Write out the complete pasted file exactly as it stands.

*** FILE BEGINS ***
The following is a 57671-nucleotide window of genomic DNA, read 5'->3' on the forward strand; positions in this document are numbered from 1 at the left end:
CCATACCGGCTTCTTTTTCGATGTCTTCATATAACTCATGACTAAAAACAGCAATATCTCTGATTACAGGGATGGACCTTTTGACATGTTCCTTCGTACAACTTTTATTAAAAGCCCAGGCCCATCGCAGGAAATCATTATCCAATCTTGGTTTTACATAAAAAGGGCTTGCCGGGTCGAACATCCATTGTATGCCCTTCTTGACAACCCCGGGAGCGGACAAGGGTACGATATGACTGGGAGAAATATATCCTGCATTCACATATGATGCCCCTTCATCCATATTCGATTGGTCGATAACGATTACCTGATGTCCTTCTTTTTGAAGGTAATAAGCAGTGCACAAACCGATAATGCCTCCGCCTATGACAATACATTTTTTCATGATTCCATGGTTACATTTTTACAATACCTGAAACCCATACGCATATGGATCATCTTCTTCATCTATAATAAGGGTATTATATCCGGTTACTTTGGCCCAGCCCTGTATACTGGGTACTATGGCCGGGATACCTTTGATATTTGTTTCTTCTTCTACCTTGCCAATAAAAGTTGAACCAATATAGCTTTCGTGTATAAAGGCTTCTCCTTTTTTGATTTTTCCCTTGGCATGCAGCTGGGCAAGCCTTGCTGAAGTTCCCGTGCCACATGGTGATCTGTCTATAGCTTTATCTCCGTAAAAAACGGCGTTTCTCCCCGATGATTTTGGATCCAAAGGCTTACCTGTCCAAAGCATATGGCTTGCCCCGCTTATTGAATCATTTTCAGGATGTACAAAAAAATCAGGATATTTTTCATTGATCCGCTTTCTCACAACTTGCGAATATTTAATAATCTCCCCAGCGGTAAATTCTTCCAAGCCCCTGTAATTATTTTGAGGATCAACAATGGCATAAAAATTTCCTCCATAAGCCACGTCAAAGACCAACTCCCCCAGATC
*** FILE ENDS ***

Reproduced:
The following is a 57671-nucleotide window of genomic DNA, read 5'->3' on the forward strand; positions in this document are numbered from 1 at the left end:
CCATACCGGCTTCTTTTTCGATGTCTTCATATAACTCATGACTAAAAACAGCAATATCTCTGATTACAGGGATGGACCTTTTGACATGTTCCTTCGTACAACTTTTATTAAAAGCCCAGGCCCATCGCAGGAAATCATTATCCAATCTTGGTTTTACATAAAAAGGGCTTGCCGGGTCGAACATCCATTGTATGCCCTTCTTGACAACCCCGGGAGCGGACAAGGGTACGATATGACTGGGAGAAATATATCCTGCATTCACATATGATGCCCCTTCATCCATATTCGATTGGTCGATAACGATTACCTGATGTCCTTCTTTTTGAAGGTAATAAGCAGTGCACAAACCGATAATGCCTCCGCCTATGACAATACATTTTTTCATGATTCCATGGTTACATTTTTACAATACCTGAAACCCATACGCATATGGATCATCTTCTTCATCTATAATAAGGGTATTATATCCGGTTACTTTGGCCCAGCCCTGTATACTGGGTACTATGGCCGGGATACCTTTGATATTTGTTTCTTCTTCTACCTTGCCAATAAAAGTTGAACCAATATAGCTTTCGTGTATAAAGGCTTCTCCTTTTTTGATTTTTCCCTTGGCATGCAGCTGGGCAAGCCTTGCTGAAGTTCCCGTGCCACATGGTGATCTGTCTATAGCTTTATCTCCGTAAAAAACGGCGTTTCTCCCCGATGATTTTGGATCCAAAGGCTTACCTGTCCAAAGCATATGGCTTGCCCCGCTTATTGAATCATTTTCAGGATGTACAAAAAAATCAGGATATTTTTCATTGATCCGCTTTCTCACAACTTGCGAATATTTAATAATCTCCCCAGCGGTAAATTCTTCCAAGCCCCTGTAATTATTTTGAGGATCAACAATGGCATAAAAATTTCCTCCATAAGCCACGTCAAAGACCAACTCCCCCAGATC